Take time to really think about your job description. Are you aware of the language and terminology you’re using? Is it gender neutral? Is it clear and concise? Does it exclude anyone? Are the job description and skills required clear and the instructions to apply comprehensive and accessible? If you find anything confusing, if there are any barriers of language or administration, take time to remove those before making it public. The more open and clear your job description, the wider the pool of candidates you’ll have to draw from. 

3. Ensure CVs are blind

Recognising that unconscious bias exists in all of us, putting in place a process of blind CV consideration is an important EDI leveller. Allow someone external to the application process to remove all personal and identifying features from each CV, from name to gender, age to schools attended. This allows each CV to be considered on qualification, experience and skills alone.

4. Consider how to make interviews inclusive 

Inclusivity extends to the interview process and the more you can to do ensure it is accessible to all the better. Implement an option for video interviewing which removes geographic and financial barriers that candidates may face. Allow for flexibility in the scheduling of interviews to provide accommodations for family, personal or accessibility challenges. Agree what your interview candidates need in order to make attendance at your interview barrier free and you’ll be ensuring that you can make a decision based on evidence rather than the ability to attend.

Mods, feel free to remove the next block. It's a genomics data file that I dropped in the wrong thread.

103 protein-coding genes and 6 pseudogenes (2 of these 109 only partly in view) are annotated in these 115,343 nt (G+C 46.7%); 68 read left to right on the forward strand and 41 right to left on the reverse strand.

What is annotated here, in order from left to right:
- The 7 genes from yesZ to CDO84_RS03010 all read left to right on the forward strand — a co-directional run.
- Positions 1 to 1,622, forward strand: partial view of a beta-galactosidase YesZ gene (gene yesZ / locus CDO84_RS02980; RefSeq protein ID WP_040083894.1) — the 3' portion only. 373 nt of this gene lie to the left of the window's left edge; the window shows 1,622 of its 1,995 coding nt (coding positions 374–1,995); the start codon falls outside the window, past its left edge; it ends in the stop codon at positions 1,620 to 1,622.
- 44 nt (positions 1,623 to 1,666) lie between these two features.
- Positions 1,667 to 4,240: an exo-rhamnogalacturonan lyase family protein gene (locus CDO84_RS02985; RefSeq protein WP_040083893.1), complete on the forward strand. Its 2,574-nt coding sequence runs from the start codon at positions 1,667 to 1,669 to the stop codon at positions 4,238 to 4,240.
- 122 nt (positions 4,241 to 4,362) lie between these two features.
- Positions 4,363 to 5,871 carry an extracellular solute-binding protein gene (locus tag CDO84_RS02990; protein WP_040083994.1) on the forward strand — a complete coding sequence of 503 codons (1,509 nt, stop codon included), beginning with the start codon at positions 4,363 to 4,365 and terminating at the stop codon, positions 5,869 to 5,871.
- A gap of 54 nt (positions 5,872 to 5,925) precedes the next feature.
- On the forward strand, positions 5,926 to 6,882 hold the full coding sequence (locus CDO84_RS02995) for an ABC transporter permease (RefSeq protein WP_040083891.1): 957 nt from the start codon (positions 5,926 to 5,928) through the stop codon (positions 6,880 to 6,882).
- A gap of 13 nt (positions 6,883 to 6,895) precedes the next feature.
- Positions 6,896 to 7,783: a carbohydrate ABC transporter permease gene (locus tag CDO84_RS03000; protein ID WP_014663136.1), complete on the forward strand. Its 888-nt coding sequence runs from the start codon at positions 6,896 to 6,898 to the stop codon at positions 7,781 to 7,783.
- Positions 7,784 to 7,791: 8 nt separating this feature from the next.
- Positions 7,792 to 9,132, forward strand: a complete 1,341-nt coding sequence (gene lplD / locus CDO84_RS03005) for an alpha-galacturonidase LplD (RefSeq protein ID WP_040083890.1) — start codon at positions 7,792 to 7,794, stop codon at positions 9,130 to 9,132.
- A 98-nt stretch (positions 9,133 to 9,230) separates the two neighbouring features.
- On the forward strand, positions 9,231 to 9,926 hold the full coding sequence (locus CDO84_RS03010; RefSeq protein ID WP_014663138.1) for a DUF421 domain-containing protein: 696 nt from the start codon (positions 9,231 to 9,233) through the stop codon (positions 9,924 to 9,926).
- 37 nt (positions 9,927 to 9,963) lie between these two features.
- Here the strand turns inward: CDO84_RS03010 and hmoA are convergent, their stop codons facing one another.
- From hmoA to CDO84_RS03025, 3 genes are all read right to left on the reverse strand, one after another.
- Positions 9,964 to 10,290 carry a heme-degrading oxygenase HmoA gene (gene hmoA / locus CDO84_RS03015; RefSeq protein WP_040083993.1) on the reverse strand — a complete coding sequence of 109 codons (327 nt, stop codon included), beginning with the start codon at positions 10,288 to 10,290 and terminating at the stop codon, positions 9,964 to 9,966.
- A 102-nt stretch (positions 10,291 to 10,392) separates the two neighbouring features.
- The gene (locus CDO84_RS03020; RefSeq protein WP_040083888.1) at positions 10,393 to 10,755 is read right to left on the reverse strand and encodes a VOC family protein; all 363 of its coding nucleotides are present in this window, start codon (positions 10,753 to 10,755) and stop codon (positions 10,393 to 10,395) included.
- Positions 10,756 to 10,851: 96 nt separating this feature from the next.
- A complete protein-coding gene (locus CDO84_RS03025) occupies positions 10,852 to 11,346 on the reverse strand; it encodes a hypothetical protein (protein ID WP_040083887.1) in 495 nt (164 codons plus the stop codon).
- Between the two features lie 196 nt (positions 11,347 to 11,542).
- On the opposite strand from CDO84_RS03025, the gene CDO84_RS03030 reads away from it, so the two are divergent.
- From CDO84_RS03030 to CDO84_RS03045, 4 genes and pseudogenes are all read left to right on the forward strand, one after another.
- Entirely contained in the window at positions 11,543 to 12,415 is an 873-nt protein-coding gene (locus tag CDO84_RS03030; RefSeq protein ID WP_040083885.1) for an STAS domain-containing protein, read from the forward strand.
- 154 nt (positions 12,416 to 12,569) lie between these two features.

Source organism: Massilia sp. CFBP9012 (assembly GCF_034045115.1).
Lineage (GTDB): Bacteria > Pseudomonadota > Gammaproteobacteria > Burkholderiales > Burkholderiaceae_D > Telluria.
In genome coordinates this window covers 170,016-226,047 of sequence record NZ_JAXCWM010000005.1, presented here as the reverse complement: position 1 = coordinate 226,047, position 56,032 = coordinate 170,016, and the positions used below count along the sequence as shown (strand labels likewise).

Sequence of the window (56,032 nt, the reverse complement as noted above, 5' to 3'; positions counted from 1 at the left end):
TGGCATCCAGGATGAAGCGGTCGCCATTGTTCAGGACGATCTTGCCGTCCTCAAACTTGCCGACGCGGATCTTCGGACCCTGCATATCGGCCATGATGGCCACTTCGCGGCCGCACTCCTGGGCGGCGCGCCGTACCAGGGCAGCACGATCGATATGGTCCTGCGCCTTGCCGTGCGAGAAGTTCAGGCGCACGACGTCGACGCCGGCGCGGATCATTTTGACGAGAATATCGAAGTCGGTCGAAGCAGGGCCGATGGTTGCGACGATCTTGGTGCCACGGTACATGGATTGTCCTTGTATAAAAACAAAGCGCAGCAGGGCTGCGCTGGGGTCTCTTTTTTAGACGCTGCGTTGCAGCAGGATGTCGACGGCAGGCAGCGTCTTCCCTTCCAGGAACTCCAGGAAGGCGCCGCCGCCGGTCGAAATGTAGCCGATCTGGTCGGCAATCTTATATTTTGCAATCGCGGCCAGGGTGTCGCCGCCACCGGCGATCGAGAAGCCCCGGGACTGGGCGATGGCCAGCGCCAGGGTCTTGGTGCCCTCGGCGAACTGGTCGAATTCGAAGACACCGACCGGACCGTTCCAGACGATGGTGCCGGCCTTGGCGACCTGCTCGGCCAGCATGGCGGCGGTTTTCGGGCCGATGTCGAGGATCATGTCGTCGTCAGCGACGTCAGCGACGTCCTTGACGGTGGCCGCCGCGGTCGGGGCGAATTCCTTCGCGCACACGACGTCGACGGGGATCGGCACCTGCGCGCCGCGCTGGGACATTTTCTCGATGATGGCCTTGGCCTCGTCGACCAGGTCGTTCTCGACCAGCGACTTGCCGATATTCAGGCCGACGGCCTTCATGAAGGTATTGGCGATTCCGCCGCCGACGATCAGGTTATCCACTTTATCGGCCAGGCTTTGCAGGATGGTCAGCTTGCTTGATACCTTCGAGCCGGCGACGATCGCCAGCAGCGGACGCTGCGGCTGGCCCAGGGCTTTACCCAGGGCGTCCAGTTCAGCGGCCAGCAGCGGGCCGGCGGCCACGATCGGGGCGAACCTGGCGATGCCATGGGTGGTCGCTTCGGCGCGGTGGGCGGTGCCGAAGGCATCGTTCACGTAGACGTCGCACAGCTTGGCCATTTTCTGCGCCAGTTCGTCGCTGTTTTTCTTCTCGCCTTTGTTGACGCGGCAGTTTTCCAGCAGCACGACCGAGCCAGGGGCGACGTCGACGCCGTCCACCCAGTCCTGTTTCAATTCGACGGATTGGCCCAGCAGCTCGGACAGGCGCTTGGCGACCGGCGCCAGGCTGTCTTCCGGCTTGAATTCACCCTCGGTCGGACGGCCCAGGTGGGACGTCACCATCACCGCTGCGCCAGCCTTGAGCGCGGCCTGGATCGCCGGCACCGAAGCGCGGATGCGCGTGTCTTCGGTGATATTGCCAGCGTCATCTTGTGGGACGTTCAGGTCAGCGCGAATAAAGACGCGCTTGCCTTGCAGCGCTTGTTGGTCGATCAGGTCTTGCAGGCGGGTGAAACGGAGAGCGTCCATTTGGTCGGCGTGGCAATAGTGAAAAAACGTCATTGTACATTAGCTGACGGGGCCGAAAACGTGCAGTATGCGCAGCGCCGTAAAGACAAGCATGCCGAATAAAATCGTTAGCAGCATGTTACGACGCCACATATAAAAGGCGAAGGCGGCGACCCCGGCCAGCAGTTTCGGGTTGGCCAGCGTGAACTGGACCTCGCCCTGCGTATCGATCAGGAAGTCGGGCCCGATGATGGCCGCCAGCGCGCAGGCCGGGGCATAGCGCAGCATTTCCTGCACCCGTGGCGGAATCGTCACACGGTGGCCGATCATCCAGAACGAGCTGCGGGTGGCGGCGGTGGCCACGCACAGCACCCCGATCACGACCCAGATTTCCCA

5. Encourage mentoring and sponsorship 

It can be incredibly useful to invest in a programme of mentoring and sponsorship so that individuals from diverse backgrounds can be paired with a mentor whose role it will be to offer guidance, support and to push for career development opportunities. Having an advocate can offer employees a sense of equality and security that they may otherwise feel is lacking.

6. Hire for skills

Reframe how you understand the value of an employee or an applicant. Rather than pursuing the standard number of years of experience, or certain degree type, turn your focus to skills. What exactly are the skills you require for the role? What training can you offer? What appetite for improvement does your target candidate need to possess to allow them to move into and grow into the role in question? Removing barriers to entry that might deter potential candidates from even applying to the role immediately opens up your pool of talent and rightly recognises the need for skills over credentials.